#813 FRS Brake Chronicles
Updated: Jul 9, 2019
This article is mainly for the FRS/BRZ/86 owners. After 6 years of heavy track use my brake setup is still a work in progress. A sensible person would have just purchased a big brake kit (BBK) from the start. However, at the time, I was thinking of entering NASA Time Trials. A BBK meant spending valuable points with-in my proposed class. So my goal was to maximize the performance of the stock calipers. I tried a bunch of pad compounds and compared the results of high and low cost rotors. I can officially say I got the stock setup to work under heavy track conditions. But recently (2019) I bit the bullet on a BBK.
Since my first HPDE event I have been obsessed with brake performance. It was 2013 at Watkins Glen. My instructor was in his 60's and drove a heavily modified Evo 8 track car. At the end of the day he asked if I wanted to ride along in his last session so he could show me a few things. Heading from the pits we powered up the esses. The car felt impressive but what happened when we got to the first braking zone changed how I look at performance driving forever.
As we approached the bus loop he continued to accelerate well beyond the point where I thought he should brake. I planted my right foot to the firewall. At the last possible second my body was thrown forward into the 6 point harness. Once my brain re-centered my mind started turning. It made so much sense. If I were to mimic this technique I could stay on throttle longer, which would result in a higher top speed and less wasted time. My goal ever since was to learn and re-create that braking performance in my FRS.
That meant two things. First I had to learn this braking technique. It took a little courage but by the end of the second day, I had easily gotten to the point where my car was holding me back. (I will cover brake technique in another article.) This brings me to the second part & topic of this article. How to maximize the OEM braking system performance of a heavily tracked FRS.
Here are my findings in the last 6 years of track driving my naturally aspirated 2013 Scion FRS.
If you autocross and street drive a NA FRS, setup 3 would be a good way to go as the initial bite was amazing. Just realize if you track the car at an intermediate level you WILL overheat them.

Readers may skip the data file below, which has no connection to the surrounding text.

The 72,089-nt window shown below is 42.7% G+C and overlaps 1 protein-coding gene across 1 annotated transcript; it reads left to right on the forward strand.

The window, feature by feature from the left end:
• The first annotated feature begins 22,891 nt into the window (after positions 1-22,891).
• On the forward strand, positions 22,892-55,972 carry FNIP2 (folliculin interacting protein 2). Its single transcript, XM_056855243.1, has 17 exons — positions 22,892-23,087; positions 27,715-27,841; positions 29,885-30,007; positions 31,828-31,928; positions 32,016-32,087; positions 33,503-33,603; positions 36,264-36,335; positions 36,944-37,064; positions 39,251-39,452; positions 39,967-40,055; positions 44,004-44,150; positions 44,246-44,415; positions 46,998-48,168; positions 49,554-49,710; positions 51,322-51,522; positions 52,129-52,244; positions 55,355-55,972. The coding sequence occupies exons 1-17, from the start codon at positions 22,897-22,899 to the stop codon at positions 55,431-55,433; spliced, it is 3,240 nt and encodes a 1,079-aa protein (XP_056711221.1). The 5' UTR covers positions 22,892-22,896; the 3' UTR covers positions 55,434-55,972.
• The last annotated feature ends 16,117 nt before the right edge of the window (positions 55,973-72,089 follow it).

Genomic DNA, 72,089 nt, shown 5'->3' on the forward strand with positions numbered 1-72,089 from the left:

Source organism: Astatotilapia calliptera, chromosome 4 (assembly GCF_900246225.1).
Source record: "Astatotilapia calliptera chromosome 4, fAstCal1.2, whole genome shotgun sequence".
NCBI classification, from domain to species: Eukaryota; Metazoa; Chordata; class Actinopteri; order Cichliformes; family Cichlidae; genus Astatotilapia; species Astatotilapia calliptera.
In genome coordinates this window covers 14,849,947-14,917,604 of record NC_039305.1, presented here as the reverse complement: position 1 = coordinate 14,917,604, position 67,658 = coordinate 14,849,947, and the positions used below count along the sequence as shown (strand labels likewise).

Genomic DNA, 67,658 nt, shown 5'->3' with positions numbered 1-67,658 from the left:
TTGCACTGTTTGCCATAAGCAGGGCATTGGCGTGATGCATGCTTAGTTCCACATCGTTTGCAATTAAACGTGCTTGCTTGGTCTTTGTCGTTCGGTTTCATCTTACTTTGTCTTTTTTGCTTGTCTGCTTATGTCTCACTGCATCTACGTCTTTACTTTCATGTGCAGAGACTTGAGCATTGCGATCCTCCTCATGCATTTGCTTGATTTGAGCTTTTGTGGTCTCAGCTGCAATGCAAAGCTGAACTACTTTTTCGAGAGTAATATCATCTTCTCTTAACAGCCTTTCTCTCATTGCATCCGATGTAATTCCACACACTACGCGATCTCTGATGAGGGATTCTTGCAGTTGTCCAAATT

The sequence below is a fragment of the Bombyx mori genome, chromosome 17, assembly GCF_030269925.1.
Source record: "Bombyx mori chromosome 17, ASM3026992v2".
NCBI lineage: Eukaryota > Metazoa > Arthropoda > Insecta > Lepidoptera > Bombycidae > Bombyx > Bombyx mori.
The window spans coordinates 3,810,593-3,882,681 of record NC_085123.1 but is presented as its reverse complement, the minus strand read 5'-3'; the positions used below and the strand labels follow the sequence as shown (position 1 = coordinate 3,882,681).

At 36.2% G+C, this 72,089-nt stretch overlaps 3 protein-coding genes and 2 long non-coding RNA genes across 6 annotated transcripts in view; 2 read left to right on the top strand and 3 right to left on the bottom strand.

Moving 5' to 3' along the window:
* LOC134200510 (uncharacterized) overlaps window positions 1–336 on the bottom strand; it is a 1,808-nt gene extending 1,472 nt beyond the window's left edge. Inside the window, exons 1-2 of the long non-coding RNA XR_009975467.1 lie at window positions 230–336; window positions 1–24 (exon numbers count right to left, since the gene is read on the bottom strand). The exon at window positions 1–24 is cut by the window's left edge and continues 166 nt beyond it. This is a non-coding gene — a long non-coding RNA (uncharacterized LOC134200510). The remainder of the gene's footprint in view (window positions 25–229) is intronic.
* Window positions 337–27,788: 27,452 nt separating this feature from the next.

The game changer in setup 4 was the Verus brake cooling kit. It was so good that I was even able to "downgrade" from the DBA T2 rotor to a OEM replacement type Centric premium rotor in setup 5. Which allowed me to save some serious cash. I actually had to remove the cooling kit when I got the Wilwoods (setup 6) because I was not getting the pads up to their proper operating temperature on the track.
I went with the RR Racing stage II BBK in front and their Sport kit in the rear. I liked this kit because it uses Subaru STI rotors which I can purchase cheap almost anywhere. For help comparing BBKs and for more on the RRRacing kit, check out the links I posted at the bottom of this page. After installing the kit I had an issue getting the proper temperature into the very aggressive BP40 pads. The brake pedal was always there and progressive but I lacked the hot bite I had from setup 5.
Which leads me to setup 8. The parts are on their way and my first test will be at Pineview Run. Despite it being a tight course without any hard braking zones, it will be a good test bed to instill confidence in the new setup. I won't get to the true test track, Watkins Glen, until October. I call Watkins "The Nurburgring of the Northeast" because if your car does well there, it will be fine at the other Northeastern tracks.
I will update in a new post upon completion of setup 8.
Links & references